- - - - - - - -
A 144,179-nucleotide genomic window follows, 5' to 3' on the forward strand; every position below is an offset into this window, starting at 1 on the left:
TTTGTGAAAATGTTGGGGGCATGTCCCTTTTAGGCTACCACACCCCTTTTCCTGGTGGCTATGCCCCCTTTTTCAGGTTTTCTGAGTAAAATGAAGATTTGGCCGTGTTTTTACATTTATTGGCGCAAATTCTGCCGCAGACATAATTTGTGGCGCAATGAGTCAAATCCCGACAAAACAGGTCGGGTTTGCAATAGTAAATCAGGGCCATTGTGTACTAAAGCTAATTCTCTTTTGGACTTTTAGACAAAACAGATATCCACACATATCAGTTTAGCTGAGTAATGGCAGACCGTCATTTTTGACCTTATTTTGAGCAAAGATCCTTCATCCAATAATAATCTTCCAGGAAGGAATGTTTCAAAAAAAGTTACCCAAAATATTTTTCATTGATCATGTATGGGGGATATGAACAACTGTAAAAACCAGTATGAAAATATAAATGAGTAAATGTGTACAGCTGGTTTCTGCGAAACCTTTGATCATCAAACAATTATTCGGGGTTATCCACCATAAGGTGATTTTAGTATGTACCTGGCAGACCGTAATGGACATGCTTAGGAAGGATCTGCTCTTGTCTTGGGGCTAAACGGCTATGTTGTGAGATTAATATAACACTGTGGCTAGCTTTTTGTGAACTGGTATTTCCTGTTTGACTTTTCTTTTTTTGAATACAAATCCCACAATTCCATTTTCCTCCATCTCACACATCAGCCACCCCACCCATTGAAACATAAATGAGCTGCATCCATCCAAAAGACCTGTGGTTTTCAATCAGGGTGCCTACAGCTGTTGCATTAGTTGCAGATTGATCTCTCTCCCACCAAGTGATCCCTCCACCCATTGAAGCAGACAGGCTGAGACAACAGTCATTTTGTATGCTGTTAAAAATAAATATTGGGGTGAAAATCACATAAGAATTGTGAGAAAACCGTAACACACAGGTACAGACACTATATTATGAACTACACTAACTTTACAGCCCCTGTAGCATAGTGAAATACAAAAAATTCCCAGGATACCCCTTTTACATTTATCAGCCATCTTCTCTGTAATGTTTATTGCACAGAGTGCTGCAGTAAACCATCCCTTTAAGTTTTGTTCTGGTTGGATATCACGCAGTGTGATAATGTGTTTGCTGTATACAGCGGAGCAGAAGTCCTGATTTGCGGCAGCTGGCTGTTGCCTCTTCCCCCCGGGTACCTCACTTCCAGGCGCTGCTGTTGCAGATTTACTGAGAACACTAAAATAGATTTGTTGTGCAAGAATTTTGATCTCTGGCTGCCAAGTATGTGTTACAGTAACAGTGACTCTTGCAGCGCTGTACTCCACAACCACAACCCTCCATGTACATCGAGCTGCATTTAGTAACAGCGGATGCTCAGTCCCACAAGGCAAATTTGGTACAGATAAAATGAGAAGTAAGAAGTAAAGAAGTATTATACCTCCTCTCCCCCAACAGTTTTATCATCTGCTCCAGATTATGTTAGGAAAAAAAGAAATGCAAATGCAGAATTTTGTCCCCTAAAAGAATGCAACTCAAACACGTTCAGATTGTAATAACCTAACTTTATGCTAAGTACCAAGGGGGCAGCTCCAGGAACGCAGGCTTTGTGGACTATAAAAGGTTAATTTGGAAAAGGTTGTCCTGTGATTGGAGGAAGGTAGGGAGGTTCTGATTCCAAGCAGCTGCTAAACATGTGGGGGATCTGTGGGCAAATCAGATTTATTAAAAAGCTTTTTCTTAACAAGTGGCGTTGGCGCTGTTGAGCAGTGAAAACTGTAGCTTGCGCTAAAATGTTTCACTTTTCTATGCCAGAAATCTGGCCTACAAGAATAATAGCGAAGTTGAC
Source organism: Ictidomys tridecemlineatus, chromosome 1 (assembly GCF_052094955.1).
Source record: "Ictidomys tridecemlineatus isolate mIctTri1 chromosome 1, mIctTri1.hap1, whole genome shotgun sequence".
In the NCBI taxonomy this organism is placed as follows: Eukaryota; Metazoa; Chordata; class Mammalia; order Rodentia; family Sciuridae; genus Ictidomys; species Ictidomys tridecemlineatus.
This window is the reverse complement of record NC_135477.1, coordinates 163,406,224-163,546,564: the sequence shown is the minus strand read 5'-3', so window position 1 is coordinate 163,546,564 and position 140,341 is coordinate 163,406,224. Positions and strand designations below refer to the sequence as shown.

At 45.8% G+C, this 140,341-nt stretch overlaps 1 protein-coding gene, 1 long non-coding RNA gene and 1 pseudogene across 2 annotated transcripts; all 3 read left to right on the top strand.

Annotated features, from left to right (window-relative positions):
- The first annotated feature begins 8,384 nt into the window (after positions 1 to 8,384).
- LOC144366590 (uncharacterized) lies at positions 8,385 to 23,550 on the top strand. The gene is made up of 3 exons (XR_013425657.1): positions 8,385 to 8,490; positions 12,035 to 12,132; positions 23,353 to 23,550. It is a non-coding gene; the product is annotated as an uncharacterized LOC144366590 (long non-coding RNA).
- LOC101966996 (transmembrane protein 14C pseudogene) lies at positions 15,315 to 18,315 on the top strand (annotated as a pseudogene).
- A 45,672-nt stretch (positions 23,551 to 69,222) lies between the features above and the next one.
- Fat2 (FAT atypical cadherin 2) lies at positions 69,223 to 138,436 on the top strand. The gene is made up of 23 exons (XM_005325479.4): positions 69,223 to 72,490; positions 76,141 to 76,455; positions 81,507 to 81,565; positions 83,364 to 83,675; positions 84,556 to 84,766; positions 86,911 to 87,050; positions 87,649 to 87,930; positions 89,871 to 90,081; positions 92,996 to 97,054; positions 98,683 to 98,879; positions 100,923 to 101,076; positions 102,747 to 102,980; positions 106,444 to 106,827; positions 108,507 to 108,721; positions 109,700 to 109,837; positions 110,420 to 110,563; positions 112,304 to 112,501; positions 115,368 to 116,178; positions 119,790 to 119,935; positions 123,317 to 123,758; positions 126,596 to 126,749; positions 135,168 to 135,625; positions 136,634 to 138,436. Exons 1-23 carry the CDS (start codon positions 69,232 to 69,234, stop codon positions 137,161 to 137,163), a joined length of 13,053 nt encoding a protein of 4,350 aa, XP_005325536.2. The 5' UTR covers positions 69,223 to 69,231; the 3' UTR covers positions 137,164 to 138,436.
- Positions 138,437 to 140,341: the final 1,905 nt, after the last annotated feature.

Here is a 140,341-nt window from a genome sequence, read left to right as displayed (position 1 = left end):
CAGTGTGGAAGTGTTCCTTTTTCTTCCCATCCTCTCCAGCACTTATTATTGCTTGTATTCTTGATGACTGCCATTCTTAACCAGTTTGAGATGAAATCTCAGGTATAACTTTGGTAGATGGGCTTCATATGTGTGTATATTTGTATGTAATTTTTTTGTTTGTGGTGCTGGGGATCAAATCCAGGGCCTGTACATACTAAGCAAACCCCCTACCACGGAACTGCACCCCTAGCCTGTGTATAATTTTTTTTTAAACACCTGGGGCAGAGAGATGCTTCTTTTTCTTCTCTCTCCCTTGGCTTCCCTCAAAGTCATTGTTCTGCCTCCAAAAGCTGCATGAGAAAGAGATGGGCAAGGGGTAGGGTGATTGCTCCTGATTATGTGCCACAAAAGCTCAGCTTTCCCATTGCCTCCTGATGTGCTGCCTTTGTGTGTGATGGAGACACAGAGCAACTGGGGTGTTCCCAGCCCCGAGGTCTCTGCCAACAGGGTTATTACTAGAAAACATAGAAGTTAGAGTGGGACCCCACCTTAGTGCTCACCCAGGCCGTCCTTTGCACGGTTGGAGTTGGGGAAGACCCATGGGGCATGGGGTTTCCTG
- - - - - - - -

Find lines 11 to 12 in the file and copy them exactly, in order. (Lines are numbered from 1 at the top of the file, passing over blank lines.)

- LOC101966996 (transmembrane protein 14C pseudogene) lies at positions 15,315 to 18,315 on the top strand (annotated as a pseudogene).
- A 45,672-nt stretch (positions 23,551 to 69,222) lies between the features above and the next one.